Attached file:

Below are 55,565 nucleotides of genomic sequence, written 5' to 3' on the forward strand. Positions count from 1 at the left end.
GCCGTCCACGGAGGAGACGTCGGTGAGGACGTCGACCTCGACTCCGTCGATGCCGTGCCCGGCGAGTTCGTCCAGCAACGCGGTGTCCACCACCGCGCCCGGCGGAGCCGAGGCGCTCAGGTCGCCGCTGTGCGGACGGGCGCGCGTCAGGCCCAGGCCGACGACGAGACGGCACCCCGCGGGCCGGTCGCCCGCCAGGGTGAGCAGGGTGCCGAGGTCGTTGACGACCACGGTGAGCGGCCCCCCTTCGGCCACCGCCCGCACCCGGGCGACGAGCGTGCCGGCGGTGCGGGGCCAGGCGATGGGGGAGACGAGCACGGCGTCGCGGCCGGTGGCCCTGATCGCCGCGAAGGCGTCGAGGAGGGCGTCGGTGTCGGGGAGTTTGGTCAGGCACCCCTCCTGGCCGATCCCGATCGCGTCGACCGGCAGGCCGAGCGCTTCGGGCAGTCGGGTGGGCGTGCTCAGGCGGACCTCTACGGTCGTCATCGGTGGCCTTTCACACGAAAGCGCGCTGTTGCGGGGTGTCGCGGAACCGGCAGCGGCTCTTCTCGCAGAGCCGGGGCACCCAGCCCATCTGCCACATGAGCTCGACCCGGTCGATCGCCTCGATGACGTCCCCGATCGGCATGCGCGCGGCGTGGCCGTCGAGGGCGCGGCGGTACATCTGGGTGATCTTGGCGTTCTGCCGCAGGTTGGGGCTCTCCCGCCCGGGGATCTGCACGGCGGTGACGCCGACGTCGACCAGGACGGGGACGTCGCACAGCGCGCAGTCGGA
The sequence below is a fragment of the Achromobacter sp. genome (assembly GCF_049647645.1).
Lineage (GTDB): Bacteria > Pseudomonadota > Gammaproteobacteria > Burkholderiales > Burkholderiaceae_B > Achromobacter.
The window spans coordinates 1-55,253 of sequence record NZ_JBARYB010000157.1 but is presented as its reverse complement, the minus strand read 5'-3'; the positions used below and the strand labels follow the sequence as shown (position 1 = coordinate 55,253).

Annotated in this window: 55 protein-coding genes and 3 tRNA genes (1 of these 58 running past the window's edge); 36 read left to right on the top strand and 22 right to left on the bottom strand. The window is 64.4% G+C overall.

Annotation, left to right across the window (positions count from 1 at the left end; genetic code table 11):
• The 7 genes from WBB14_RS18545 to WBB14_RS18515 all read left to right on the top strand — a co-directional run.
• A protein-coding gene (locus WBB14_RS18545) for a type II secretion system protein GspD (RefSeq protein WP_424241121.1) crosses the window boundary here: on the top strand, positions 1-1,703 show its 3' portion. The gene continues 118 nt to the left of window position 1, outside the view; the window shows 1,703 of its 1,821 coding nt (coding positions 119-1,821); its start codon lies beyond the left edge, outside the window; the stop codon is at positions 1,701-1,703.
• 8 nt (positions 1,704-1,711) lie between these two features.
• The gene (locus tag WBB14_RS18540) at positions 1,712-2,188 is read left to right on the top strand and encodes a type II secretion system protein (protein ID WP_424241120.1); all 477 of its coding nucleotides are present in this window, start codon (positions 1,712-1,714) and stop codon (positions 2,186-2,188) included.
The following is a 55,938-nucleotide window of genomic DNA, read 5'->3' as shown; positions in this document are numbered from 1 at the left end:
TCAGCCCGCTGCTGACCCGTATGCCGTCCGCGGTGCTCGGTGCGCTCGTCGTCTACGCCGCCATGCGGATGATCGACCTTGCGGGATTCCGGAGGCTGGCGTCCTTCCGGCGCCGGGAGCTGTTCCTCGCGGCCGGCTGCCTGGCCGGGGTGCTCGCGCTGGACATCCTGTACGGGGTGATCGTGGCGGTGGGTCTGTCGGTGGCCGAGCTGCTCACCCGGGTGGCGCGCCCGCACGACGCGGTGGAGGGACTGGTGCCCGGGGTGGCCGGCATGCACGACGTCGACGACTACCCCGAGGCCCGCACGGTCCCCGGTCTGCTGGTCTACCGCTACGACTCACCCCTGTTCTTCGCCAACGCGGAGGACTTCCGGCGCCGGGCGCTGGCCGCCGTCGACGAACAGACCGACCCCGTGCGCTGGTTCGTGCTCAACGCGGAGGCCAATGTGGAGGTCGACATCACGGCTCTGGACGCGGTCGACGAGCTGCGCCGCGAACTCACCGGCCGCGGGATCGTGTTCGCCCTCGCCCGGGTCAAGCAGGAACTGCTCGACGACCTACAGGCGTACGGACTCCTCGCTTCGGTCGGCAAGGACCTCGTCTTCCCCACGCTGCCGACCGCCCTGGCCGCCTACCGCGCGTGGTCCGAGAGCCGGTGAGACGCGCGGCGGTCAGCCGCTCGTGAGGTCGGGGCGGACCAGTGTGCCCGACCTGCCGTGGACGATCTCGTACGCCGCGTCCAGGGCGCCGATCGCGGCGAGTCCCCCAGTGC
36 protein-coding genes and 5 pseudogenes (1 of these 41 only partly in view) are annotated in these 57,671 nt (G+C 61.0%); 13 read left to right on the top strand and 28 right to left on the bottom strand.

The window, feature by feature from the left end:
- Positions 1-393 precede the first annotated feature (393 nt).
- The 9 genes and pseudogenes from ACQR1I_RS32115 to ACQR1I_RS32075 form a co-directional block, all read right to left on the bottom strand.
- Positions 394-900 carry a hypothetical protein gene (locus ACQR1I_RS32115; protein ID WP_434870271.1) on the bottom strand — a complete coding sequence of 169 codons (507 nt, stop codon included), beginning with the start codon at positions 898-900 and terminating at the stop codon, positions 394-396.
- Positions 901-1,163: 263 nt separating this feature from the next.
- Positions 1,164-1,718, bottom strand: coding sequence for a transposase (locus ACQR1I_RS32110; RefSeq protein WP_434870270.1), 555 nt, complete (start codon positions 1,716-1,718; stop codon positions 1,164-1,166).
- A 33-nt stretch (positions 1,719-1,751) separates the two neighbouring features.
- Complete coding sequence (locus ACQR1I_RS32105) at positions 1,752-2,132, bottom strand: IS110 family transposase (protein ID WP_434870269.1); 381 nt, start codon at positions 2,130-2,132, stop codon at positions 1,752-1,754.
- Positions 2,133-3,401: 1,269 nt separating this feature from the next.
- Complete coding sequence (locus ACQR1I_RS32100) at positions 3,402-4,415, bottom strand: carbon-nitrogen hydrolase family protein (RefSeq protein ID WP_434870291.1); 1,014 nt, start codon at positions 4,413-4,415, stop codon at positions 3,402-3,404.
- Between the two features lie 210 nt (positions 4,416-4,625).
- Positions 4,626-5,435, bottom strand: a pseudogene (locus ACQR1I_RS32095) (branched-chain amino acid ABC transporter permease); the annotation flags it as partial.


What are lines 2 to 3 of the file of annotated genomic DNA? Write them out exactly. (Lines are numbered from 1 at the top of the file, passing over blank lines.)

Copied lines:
GCCGTCCACGGAGGAGACGTCGGTGAGGACGTCGACCTCGACTCCGTCGATGCCGTGCCCGGCGAGTTCGTCCAGCAACGCGGTGTCCACCACCGCGCCCGGCGGAGCCGAGGCGCTCAGGTCGCCGCTGTGCGGACGGGCGCGCGTCAGGCCCAGGCCGACGACGAGACGGCACCCCGCGGGCCGGTCGCCCGCCAGGGTGAGCAGGGTGCCGAGGTCGTTGACGACCACGGTGAGCGGCCCCCCTTCGGCCACCGCCCGCACCCGGGCGACGAGCGTGCCGGCGGTGCGGGGCCAGGCGATGGGGGAGACGAGCACGGCGTCGCGGCCGGTGGCCCTGATCGCCGCGAAGGCGTCGAGGAGGGCGTCGGTGTCGGGGAGTTTGGTCAGGCACCCCTCCTGGCCGATCCCGATCGCGTCGACCGGCAGGCCGAGCGCTTCGGGCAGTCGGGTGGGCGTGCTCAGGCGGACCTCTACGGTCGTCATCGGTGGCCTTTCACACGAAAGCGCGCTGTTGCGGGGTGTCGCGGAACCGGCAGCGGCTCTTCTCGCAGAGCCGGGGCACCCAGCCCATCTGCCACATGAGCTCGACCCGGTCGATCGCCTCGATGACGTCCCCGATCGGCATGCGCGCGGCGTGGCCGTCGAGGGCGCGGCGGTACATCTGGGTGATCTTGGCGTTCTGCCGCAGGTTGGGGCTCTCCCGCCCGGGGATCTGCACGGCGGTGACGCCGACGTCGACCAGGACGGGGACGTCGCACAGCGCGCAGTCGGA
The sequence below is a fragment of the Achromobacter sp. genome (assembly GCF_049647645.1).